Four new antipsychotic medications - clozapine, risperidone, olanzapine, and quetiapine - have been introduced in the United States during the past decade. These new medications now account for the majority of antipsychotic prescriptions. The author reviews specific issues related to the use of traditional antipsychotic medications and then highlights the emerging clinical research data regarding the new medications, which have all been shown to be efficacious in the treatment of schizophrenia. Clinical research data indicate that they are also more useful for a broader array of symptoms associated with schizophrenia than traditional compounds. Furthermore, movement disorder side effects are substantially decreased - a property that leads to higher acceptability. Surprisingly, there has been little relationship between the pivotal trials designed for FDA approval and current dosing strategies in broader clinical settings. These dosing issues are described. New uses, including treatment of mood disorders and conduct disorder, are also discussed. These medicines offer substantial hope for improved treatment of schizophrenia.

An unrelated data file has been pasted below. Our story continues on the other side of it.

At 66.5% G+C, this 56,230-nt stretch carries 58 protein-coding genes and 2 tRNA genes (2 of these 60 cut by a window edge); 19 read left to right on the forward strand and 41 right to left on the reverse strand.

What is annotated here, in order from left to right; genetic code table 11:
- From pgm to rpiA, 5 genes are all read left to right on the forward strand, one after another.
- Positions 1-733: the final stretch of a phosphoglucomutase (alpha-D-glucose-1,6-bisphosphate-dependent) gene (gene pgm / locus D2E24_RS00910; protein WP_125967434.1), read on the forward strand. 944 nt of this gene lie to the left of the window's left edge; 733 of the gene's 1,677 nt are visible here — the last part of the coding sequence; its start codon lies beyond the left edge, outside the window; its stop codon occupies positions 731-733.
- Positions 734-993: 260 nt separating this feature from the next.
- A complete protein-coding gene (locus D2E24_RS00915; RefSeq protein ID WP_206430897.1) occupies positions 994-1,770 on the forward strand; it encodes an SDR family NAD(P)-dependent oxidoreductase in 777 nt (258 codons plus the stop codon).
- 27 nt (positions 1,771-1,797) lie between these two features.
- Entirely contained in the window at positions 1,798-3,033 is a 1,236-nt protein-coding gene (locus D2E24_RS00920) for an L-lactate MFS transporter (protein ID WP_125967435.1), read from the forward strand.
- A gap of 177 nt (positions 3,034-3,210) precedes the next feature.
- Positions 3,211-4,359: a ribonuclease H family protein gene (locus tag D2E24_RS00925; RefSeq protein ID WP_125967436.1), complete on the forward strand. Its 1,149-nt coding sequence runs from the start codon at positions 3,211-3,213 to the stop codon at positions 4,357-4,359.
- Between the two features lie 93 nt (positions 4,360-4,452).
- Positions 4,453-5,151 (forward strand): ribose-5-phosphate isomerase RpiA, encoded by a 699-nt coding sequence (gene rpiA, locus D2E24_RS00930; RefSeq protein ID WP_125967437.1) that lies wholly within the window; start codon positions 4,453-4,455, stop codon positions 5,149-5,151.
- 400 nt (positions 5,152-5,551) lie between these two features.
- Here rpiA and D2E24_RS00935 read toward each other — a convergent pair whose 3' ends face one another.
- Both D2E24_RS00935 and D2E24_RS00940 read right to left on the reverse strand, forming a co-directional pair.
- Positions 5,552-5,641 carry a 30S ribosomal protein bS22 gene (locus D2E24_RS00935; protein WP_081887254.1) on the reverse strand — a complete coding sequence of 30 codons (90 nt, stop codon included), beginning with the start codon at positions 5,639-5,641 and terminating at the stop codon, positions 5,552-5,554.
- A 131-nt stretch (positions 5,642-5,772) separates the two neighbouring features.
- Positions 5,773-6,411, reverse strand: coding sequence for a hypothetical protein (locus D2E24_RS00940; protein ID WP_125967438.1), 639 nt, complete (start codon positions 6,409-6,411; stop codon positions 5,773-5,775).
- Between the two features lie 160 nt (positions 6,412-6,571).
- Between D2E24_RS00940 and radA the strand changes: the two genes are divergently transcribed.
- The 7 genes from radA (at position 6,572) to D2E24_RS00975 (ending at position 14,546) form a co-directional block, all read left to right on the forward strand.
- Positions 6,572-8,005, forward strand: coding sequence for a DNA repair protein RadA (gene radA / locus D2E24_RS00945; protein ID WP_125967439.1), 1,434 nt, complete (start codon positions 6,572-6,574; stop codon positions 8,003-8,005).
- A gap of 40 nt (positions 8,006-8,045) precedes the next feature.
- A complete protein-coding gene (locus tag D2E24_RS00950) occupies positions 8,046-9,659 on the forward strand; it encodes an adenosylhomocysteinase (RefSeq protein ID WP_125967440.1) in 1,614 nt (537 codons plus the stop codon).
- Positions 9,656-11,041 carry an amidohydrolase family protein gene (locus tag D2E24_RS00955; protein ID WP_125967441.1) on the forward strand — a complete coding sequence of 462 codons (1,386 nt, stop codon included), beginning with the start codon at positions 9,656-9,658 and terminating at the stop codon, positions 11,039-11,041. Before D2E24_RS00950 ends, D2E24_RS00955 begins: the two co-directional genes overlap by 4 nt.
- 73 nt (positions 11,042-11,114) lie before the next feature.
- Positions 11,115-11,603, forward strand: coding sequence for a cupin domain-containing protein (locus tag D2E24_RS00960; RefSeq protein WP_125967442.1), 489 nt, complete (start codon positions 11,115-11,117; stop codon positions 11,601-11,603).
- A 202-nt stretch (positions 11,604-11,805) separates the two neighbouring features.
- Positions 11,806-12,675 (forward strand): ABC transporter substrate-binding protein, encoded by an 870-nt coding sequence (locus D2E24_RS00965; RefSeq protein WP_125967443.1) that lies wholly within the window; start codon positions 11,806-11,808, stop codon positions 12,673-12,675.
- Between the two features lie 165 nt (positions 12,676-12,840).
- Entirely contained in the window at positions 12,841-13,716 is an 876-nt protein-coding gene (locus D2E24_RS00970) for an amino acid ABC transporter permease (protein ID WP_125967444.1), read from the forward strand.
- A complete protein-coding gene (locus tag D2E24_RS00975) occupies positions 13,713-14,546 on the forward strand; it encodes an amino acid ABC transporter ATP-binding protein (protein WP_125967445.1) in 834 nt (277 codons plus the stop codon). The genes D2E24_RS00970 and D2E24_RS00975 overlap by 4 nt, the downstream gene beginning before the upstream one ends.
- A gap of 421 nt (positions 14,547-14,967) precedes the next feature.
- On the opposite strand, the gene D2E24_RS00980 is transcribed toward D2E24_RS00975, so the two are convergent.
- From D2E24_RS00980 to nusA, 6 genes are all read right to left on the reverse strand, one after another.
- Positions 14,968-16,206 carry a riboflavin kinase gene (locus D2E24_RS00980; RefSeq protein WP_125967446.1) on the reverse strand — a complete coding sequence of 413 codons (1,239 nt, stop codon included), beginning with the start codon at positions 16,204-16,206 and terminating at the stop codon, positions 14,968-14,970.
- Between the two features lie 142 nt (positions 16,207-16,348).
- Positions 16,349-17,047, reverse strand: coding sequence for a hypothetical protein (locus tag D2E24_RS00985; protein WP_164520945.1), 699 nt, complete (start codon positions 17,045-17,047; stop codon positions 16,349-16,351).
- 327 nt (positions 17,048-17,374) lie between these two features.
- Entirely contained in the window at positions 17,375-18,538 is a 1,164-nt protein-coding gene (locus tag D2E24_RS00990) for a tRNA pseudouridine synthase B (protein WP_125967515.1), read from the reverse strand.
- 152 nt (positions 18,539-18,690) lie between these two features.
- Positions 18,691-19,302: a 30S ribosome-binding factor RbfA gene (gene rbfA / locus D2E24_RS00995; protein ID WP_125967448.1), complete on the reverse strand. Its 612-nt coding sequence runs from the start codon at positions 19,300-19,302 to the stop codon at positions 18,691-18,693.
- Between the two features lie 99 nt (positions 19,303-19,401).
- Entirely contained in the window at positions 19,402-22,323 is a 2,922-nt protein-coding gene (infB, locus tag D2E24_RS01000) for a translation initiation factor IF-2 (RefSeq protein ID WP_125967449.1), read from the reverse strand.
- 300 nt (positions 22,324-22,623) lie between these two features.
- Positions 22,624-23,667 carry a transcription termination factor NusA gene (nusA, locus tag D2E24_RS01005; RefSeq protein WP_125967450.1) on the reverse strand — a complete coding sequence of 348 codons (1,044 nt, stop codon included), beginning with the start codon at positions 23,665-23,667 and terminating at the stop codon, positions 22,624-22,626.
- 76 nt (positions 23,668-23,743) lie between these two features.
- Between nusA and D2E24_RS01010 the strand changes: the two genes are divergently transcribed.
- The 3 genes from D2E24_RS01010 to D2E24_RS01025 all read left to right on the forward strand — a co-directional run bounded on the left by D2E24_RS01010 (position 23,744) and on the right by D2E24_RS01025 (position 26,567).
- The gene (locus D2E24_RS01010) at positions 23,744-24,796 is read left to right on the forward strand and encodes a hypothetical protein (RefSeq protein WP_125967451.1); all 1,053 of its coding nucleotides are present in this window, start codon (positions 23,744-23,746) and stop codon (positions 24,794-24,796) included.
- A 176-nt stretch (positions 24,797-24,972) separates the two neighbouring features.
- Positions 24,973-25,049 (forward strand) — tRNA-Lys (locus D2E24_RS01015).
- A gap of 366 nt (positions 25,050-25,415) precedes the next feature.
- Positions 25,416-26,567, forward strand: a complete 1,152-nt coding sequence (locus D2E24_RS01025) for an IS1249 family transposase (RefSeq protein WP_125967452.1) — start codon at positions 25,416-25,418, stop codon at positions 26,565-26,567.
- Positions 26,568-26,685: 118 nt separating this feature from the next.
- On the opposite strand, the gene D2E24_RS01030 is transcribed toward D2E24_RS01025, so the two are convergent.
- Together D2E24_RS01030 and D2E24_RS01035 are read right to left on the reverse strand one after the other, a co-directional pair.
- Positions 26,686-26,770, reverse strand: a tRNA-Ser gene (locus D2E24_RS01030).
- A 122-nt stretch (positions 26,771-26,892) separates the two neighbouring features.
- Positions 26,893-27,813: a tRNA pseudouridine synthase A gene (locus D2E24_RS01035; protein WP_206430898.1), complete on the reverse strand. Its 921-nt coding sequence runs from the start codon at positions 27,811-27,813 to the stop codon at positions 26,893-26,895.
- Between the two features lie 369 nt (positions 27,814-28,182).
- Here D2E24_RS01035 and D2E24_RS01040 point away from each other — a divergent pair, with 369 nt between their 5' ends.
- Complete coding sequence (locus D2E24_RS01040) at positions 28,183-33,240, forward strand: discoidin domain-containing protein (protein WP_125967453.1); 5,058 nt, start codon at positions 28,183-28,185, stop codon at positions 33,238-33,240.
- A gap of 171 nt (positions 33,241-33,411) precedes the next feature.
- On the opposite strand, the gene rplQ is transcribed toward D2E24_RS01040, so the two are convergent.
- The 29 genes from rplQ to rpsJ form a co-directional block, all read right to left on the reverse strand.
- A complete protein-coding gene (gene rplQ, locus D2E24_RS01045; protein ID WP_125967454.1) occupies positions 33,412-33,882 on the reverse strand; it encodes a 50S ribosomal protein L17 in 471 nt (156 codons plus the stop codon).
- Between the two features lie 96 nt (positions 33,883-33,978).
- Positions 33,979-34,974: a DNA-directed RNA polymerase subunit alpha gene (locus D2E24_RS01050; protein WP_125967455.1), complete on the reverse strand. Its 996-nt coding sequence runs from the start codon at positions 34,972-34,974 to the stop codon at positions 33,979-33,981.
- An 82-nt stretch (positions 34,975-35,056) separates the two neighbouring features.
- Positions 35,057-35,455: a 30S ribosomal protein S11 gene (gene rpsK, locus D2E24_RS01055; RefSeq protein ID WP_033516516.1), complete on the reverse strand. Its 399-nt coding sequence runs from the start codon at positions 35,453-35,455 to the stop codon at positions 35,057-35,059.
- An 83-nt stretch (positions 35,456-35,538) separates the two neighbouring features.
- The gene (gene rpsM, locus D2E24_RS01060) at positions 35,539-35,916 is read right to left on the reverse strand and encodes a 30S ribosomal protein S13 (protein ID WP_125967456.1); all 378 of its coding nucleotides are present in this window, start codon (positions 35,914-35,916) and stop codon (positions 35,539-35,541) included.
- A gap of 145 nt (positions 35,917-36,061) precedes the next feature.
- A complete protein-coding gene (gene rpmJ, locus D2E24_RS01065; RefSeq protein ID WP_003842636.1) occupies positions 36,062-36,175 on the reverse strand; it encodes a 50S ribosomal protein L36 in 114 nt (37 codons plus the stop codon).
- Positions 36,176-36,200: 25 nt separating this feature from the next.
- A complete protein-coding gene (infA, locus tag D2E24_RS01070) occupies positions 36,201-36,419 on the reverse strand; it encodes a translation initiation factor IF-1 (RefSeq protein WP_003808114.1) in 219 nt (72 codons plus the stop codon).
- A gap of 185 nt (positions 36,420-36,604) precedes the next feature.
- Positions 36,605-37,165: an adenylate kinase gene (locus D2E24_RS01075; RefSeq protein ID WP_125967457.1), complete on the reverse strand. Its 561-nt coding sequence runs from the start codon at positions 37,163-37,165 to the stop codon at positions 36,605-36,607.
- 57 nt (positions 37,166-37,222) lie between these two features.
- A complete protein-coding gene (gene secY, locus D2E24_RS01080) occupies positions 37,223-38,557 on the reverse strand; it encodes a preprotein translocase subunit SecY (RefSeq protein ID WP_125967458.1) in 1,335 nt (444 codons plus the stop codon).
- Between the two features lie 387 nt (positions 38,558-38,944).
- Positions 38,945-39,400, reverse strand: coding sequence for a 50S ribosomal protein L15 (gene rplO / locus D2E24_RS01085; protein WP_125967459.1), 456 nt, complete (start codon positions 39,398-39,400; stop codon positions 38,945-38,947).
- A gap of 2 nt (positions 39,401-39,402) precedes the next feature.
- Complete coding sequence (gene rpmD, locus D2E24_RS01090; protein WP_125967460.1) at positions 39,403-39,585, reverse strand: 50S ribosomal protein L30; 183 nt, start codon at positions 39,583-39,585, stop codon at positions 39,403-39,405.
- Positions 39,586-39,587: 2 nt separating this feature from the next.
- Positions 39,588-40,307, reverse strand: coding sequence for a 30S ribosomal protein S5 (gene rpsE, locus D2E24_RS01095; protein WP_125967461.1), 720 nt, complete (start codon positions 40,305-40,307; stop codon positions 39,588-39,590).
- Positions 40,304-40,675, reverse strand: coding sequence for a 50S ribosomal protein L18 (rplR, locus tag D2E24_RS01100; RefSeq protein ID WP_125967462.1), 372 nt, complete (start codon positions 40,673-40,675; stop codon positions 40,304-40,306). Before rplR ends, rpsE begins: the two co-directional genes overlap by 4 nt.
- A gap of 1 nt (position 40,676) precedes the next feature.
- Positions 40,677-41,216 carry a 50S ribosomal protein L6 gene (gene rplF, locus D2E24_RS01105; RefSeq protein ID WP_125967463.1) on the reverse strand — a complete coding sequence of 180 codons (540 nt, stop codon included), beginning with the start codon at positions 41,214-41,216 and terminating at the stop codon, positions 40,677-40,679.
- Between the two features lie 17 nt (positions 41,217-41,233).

|Original language||English (US)|
|Number of pages||16|
|Journal||Bulletin of the Menninger Clinic|
|State||Published - Dec 1 2000|